Study Looks at Muscle Adaptation of Transition to Minimalist Running 

Newswise — For tens of thousands of years, humans ran on bare feet. Then we developed an assortment of specialized shoes, including – particularly since the 1960s – a seemingly limitless variety of running shoes. Despite the perceived advantages of foot protection, some runners in recent years have returned to barefoot running, believing it is a more natural way to run and therefore less injurious to the feet and legs.    Read More »

Chasing Down a Better Way to Run

Like a lot of movements, the case for minimalist or barefoot running seems to be based largely on anecdotes, speculation, and what countless people think makes perfect sense. Fortunately, good research and peer-reviewed studies exist, though at this point there is much catching up to be done. The study of minimalist running is particularly suited to an interdisciplinary approach; principally involving the fields of evolutionary biology, kinesiology, anthropology, and psychology, and including collaboration between research scientists, clinicians, and subjects and patients.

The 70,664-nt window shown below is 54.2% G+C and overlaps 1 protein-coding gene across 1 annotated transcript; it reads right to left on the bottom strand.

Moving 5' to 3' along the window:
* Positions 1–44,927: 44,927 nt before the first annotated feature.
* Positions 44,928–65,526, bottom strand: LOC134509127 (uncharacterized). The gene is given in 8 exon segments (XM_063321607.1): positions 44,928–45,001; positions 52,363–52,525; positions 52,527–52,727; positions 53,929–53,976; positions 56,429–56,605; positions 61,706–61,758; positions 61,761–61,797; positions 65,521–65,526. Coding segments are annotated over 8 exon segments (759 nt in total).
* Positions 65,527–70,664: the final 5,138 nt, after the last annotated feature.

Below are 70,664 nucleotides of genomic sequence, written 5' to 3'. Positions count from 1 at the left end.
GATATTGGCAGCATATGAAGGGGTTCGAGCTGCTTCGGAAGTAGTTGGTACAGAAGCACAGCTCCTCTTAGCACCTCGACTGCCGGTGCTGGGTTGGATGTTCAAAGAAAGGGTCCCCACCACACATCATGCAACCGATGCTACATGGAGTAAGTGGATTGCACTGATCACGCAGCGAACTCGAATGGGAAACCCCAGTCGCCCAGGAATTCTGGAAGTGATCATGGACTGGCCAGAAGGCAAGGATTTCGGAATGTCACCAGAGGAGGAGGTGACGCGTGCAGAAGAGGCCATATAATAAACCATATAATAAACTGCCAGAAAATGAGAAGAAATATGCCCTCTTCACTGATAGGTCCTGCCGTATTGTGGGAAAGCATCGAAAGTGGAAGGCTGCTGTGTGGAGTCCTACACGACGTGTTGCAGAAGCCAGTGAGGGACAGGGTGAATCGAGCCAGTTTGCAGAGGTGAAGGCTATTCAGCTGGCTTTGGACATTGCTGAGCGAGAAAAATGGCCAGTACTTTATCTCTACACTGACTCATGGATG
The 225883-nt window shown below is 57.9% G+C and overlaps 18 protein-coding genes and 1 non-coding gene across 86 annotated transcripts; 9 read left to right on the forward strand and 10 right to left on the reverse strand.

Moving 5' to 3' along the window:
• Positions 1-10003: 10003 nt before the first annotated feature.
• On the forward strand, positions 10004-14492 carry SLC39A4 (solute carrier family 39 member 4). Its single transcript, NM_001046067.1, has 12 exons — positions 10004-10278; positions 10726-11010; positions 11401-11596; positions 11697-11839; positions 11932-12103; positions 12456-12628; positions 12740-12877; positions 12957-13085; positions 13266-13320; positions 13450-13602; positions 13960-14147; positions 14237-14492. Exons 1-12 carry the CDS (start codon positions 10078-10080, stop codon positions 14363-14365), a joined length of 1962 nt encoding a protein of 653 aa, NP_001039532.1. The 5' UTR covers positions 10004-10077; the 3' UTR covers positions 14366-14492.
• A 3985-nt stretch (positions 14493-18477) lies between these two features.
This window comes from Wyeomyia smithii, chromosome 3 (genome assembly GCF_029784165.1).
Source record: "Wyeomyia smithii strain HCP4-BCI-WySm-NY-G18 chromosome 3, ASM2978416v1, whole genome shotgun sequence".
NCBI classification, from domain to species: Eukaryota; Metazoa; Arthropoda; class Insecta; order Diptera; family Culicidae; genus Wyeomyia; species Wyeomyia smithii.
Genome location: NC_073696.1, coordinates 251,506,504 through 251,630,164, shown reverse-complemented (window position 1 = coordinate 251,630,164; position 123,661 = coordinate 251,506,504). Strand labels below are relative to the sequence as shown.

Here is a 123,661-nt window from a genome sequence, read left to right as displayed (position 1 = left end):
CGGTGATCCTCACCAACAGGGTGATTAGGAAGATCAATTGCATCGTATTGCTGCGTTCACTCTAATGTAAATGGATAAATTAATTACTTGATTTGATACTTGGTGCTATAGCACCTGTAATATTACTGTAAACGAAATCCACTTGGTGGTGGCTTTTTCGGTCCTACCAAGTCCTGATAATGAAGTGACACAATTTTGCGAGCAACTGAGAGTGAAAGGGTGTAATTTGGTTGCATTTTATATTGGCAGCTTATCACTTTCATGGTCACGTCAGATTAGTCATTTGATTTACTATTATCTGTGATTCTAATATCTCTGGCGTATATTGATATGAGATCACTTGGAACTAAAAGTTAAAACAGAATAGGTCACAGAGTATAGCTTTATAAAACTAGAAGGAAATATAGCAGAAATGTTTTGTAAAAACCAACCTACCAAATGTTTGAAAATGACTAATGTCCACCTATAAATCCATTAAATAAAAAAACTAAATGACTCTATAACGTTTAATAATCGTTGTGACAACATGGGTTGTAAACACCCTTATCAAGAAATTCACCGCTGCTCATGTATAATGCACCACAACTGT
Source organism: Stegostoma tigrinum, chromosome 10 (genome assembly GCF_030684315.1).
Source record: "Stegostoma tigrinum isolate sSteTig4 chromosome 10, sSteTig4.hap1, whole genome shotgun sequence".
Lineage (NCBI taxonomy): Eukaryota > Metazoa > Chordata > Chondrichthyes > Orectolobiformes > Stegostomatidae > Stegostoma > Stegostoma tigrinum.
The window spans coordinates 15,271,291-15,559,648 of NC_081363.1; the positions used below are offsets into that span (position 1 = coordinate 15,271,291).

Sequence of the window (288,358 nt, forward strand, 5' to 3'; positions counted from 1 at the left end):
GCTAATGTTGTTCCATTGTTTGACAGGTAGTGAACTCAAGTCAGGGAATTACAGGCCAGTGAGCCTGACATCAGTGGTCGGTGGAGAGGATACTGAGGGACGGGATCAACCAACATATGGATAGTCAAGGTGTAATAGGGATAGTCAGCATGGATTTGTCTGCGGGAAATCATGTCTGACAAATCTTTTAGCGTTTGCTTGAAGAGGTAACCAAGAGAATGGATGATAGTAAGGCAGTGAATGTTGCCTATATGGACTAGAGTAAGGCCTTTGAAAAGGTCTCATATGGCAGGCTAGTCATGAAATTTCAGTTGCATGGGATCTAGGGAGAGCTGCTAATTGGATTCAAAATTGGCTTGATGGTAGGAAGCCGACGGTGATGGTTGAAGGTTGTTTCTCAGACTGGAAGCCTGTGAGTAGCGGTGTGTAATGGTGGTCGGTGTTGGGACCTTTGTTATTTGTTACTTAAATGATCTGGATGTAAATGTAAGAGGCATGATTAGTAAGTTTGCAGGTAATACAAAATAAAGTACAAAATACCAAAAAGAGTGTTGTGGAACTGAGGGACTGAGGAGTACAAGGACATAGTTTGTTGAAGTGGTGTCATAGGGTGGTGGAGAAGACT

Harvard University is at the forefront in this quest, as Katie Koch explains in this April 2012 piece in the Harvard Gazette.

Chasing Down a Better Way to Run

By Katie Koch

Harvard Provost Alan Garber loves running—so much so that when he returned to his alma mater last year, he listed among the job’s perks a chance to resume his exercise route along the Charles River.

“I love seeing Dunster House as I’m approaching the end of my run,” said Garber, who’ll soon be pounding the pavement with nearly 30,000 others in the Boston Marathon on April 16.

But until recently, Garber described himself as “recidivist runner.” The cause wasn’t a lack of enthusiasm or even of precious time, but an all-too-common phenomenon for regular runners: repeat injury. “I was at the point where injuries were making it questionable whether I’d be able to continue to run,” he said.    Read More »